8" f/4.5 Coulter Dobsonian
Moonlight Focuser and some really expensive things I look though so I can feel inconsequential.
Quote:I'm thinking of picking up an Orion Skyview pro 127mm EQ. Scope looks to be in decent condition, but the seller is asking $350. It comes with the eq mount, but no computer or motion tracking.
Quote:I didn't think of a dobsonian. It might be too big to move around I'd think. Perhaps I'm wrong though
Quote:The advantages of Maks are high magnification for lunar and planetary work, they hold collimation very well, and they are very portable. In this case, you are getting a medium duty eq mount with a light duty scope, so it ends up being kind of overkill and sort of killing the portability advantage of the Mak.
JeremyC80ED * Orion StarBlast 6 * C11 StarbrightVixen Porta II mount * AS-GT EQ mountPlossls * 66 Enhanced Wide Angles * 2" 52mm Erfle
ALL my posts should be considered as opinions shaped by MY experiences and understanding of the facts.
Quote:Bigger mounts are incredibly heavier and to me, that will begin to erode my pleasure by making set up much more of a hassle.
Quote:thanks taras, sadly, a polar finder didn't come with the mount.
Quote:What are you planning to photograph through the telescope? If it's deep-sky objects, you may have a tough time unless they're very bright. If it's the Moon or planets, you might do better using the afocal method -- holding a point-and-shoot camera to the eyepiece.
Quote:For now, i'll be using the scope as a prime lens to mount my canon 5DMKII on it. I ended up picking up the variable adapter, t-ring, finder and a variable lunar filter for about $130 from Orion. I'll admit, i'm a bit of a gear head, but compared to lenses/etc for the camera, that was pretty cheap. Also, Orion gave me a $10 coupon for chatting with them that was nice.
Quote:I'm mainly planning on the moon and planets.
Quote:AP is quite different from terrestrial photography. The 127mm is an f12.1 scope. The f rating is the same as camera lenses. So you're taking photos of very dark things with a very slow lens. You'd probably be better off just using your DSLR with your best zoom lens. Or you might try a fast refractor. The Orion ST80mm is a 400mm f5 lens for example.....AP is more about the mount and it's setup and management, then lots of long exposures combined in software (think extreme HDR).
Quote:I'd love to see/be told about a tracking mount I can put some canon gear on. I have some pretty high end canon gear (70-200 f/2.8L) and even access to some of the canon big boys (400 2.8, 500mm f/4, 800mm 5.6) through canon's CPS.
Quote:I have a ton of reading to do and don't quite understand how mounts and tracking drives work and what is good/better/best in the market. Any recommendations for an astrophotography for beginners book?
Quote:By the way, i did manage to peek at venus last night before the clouds took over. Not much more than little circle (half moon really).
Quote: The SkyView Pro mount is more than adequate for "piggyback photography," where you shoot through the camera's native lenses rather than through the telescope itself. At least that's true up to 200 mm; you might have more problems at 400 mm.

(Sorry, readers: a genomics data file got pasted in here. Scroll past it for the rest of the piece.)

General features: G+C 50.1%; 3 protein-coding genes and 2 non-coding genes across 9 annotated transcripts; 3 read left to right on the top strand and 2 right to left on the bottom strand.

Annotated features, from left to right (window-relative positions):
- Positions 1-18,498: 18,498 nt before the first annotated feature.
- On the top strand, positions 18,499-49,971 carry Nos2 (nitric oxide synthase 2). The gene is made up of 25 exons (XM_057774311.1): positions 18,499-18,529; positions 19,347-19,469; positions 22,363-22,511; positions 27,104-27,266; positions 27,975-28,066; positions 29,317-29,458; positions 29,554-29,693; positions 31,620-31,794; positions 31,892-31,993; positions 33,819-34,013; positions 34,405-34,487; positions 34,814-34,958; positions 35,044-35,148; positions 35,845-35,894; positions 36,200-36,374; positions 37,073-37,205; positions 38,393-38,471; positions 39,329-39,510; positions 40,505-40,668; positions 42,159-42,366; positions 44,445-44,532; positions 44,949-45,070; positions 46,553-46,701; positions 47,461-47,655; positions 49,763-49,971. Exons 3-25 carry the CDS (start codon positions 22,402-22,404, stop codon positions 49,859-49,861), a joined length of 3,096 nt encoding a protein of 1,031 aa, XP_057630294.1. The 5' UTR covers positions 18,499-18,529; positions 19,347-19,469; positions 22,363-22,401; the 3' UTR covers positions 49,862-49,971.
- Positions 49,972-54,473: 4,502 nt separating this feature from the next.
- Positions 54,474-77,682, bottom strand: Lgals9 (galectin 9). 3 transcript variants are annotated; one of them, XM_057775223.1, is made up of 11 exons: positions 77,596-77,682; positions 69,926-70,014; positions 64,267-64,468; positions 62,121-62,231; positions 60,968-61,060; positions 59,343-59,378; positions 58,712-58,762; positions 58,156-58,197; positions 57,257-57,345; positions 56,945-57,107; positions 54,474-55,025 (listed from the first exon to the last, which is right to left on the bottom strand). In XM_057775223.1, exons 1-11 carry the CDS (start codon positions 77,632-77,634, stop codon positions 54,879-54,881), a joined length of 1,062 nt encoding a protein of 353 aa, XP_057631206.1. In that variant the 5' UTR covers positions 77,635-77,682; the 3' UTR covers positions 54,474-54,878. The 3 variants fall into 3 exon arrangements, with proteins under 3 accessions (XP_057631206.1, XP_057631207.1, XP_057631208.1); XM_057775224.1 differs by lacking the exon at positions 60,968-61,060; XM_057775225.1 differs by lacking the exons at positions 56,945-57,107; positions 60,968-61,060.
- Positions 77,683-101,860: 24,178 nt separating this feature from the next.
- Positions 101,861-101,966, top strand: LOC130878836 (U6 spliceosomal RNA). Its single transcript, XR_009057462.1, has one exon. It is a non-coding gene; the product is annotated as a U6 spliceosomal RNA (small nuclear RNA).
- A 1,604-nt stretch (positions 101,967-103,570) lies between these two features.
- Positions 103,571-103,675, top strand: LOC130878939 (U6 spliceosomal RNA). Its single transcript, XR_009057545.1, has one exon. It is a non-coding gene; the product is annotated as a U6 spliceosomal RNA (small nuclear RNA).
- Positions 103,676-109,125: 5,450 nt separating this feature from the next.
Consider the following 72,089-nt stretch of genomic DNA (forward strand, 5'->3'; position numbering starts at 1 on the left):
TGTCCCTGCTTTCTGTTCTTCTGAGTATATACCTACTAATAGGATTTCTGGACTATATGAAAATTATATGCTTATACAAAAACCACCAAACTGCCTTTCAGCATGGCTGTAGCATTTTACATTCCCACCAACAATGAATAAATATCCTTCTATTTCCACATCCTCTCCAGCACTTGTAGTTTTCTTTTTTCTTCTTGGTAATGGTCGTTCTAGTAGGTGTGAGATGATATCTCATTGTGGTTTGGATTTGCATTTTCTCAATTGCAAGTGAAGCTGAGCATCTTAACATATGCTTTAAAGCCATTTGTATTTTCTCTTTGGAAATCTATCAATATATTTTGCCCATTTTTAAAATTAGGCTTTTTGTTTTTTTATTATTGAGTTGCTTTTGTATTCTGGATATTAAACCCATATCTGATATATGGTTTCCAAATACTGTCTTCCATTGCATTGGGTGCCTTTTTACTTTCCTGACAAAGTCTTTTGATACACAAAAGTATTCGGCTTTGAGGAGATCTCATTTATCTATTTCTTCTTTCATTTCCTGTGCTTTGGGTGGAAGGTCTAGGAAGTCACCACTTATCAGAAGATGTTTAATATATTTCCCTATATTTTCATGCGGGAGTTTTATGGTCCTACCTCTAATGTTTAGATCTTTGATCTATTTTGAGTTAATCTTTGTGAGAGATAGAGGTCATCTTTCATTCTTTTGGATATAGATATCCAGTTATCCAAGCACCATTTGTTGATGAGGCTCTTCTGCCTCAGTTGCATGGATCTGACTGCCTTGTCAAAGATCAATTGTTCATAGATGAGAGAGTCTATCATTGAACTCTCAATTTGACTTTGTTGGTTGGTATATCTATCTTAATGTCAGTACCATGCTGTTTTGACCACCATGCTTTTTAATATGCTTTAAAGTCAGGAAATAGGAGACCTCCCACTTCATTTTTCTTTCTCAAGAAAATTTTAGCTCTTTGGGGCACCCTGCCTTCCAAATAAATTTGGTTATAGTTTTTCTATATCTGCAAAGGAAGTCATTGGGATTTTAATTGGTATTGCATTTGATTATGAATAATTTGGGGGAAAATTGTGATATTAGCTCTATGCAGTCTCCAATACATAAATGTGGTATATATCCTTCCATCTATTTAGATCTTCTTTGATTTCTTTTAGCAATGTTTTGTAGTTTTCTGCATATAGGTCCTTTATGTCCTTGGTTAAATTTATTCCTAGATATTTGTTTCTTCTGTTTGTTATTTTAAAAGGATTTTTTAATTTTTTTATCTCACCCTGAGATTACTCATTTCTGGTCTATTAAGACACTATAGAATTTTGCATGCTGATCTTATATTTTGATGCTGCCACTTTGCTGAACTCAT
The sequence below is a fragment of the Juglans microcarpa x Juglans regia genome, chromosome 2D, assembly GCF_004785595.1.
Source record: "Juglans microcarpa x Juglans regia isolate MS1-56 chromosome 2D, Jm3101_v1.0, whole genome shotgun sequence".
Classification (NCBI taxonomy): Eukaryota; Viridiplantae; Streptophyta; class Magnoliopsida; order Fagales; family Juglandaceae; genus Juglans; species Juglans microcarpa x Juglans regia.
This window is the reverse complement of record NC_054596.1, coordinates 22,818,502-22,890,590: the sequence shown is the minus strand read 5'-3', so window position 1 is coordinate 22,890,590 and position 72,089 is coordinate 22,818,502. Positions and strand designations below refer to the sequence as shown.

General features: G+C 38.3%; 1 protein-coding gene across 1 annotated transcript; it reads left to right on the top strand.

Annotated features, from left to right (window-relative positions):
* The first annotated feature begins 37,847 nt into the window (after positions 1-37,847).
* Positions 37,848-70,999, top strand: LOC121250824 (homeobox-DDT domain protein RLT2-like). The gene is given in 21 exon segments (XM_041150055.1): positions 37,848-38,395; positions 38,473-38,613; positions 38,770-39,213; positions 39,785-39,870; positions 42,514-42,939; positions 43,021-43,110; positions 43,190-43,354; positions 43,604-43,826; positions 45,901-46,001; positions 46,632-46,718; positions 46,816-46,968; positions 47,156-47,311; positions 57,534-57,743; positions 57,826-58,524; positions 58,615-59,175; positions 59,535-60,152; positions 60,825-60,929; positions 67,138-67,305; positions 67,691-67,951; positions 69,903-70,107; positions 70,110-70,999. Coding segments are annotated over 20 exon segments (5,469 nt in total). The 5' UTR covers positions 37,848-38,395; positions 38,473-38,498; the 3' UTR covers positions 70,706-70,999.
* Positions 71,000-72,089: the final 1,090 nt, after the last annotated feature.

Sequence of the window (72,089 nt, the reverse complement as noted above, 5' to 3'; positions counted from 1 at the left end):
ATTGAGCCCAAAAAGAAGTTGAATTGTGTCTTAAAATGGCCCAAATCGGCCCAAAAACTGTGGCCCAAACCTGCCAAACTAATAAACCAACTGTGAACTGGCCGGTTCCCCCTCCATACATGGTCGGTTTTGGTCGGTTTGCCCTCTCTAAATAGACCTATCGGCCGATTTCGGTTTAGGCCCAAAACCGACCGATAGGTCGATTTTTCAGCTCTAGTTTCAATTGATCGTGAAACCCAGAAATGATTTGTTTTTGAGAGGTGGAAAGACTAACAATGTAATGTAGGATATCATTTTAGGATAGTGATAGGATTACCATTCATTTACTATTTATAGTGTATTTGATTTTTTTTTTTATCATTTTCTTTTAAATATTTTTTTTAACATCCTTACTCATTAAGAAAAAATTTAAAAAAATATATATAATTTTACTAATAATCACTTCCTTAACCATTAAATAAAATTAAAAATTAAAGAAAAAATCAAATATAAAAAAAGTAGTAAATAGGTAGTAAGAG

Quote:As a DSLR enthusiast, without a doubt the best book for you is the Backyard Astronomer's Guide. Co-author Alan Dyer is one of the best DSLR astrophotographers around.
Quote:Quote:By the way, i did manage to peek at venus last night before the clouds took over. Not much more than little circle (half moon really). Hey, you're supposed to be excited about that! This is much more interesting than Venus usually looks. Normally, it's just a tiny round circle.
Quote:Jupiter is where the action is. It normally shows far more detail than all the other planets combined.
Quote:keydog,If nothing else those pics have certainly lowered my expectations regarding the LT8.
Quote:Many thanks for all the advice everyone. I ended up picking up the SVP yesterday. It's fairly portable and should let me do lunar & planetary just fine. I think it's a more than adequate starter scope. I have my own troop of kids, so who knows, a 2nd larger DOB can come later if everyone stays with it.Venus lacks the wow factor for kids. Looks like a big star. Saturn should give a nice image if seeing is good, and they will LOVE seeing the rings! My wife and kids do! Lol! By the way, I paid $330 for the scope, mount and 2 lenses.I managed to align the finder with the scope by locating a radio tower near my house. Sadly, Venus had already set, I'll try again for tonight.I have so many questions, but I'm going to start with reading the instructions so I can ask intelligent questions.i'm also picking the camera adapter and t-ring. so i can begin experimenting.One question: do I need a lunar filter?
Quote:Venus lacks the wow factor for kids. Looks like a big star. Saturn should give a nice image if seeing is good, and they will LOVE seeing the rings! My wife and kids do! Lol!
Quote:Quote:Venus lacks the wow factor for kids. Looks like a big star. Saturn should give a nice image if seeing is good, and they will LOVE seeing the rings! My wife and kids do! Lol! Seeing saturn would be something (I wonder if I can see it with a small scope like I have.) The sky has been overcast all day, hope it'll clear up by tonight.
Quote:wow Kevdog, that was totally inspiring. I read your post to my wife and she was totally blown away. I can find Venus and Saturn, I haven't been able to see Saturn yet. It's been setting so early and it's been really cloudy.I'm hoping it's a clear night here in Orlando. I have't even looked for where jupiter would be in the sky right now. I've been using Sky Guide as a basic tool to find stars & planets. I'm going to install stellerium today. Is there anything else I should get?